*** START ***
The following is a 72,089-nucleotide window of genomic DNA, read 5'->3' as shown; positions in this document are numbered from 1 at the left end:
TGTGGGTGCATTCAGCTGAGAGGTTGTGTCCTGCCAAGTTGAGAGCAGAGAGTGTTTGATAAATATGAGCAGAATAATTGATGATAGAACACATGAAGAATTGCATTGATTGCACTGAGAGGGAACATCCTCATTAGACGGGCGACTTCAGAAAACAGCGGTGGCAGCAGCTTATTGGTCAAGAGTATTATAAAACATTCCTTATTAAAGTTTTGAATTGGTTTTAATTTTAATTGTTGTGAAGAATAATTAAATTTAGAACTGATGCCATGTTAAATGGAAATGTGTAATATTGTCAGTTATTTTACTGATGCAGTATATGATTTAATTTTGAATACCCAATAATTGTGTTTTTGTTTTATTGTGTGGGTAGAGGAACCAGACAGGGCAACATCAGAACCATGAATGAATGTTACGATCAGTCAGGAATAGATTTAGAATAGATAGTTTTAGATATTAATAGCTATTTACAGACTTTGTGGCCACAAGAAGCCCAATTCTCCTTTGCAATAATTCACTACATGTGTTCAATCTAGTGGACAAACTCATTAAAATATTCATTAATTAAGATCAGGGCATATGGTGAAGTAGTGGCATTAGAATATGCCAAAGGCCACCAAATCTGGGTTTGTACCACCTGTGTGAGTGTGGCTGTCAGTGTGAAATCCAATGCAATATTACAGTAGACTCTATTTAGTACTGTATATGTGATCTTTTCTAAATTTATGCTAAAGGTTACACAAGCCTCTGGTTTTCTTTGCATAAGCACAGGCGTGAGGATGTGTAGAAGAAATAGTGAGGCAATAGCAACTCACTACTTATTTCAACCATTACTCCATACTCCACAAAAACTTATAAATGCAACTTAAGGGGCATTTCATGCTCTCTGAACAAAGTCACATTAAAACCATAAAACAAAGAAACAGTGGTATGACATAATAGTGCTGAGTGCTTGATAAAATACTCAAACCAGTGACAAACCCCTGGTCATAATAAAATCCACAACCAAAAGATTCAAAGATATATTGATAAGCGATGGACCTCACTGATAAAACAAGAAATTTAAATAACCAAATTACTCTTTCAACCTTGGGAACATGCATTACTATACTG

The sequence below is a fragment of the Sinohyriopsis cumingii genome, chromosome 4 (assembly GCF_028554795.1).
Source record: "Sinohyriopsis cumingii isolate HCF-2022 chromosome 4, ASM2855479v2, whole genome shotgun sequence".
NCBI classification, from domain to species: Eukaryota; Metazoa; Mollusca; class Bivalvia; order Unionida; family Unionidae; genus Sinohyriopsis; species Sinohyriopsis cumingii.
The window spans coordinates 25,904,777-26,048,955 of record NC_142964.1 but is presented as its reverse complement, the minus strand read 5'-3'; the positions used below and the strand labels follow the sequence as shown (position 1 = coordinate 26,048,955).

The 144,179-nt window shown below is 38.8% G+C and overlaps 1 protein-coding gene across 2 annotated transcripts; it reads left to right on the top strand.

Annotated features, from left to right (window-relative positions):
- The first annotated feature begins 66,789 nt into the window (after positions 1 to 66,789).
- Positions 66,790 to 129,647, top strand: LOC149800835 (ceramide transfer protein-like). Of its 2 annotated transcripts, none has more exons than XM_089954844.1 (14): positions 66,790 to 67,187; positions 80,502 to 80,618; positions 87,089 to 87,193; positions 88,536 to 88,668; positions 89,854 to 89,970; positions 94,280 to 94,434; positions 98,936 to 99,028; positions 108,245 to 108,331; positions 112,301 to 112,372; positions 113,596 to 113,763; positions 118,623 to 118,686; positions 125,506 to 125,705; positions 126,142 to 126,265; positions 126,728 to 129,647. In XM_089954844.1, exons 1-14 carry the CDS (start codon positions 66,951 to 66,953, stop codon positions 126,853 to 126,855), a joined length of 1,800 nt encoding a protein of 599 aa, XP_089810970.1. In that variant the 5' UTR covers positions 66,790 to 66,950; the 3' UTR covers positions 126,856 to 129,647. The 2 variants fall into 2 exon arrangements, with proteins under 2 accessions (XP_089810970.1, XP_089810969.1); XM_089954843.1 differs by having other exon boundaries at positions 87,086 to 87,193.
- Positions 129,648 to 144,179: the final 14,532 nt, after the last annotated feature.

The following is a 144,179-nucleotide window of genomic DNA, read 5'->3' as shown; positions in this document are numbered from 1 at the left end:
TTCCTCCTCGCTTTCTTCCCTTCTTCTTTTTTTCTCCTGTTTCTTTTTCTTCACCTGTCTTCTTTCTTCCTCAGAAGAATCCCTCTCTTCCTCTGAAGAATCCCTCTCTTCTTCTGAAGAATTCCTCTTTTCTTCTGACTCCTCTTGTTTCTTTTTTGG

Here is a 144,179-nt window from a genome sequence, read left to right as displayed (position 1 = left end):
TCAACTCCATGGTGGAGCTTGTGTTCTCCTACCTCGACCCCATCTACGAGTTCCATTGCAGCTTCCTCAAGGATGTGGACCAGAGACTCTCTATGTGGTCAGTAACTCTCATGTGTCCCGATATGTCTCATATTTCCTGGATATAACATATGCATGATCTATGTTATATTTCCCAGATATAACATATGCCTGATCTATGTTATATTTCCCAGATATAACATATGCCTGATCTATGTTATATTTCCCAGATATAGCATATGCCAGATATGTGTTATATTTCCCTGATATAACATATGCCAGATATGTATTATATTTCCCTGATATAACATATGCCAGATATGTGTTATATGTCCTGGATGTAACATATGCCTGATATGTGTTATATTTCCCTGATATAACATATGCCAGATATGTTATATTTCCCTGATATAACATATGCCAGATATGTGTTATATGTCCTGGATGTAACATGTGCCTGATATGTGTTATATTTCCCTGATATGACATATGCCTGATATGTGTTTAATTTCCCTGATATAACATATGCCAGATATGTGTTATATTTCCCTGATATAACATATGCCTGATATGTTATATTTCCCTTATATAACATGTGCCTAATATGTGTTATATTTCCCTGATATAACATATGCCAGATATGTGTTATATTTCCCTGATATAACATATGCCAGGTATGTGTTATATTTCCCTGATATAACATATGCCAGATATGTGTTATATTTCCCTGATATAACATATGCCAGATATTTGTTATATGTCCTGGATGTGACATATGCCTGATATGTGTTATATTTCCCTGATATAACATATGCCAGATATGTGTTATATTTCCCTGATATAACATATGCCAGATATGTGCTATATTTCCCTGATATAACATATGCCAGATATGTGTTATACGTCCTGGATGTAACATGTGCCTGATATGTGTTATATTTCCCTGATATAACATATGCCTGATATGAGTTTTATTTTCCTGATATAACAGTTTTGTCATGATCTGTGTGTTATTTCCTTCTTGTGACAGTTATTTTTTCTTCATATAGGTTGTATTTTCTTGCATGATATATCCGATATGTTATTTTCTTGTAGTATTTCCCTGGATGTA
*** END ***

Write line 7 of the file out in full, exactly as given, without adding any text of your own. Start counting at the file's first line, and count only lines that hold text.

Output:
The 144,179-nt window shown below is 38.8% G+C and overlaps 1 protein-coding gene across 2 annotated transcripts; it reads left to right on the top strand.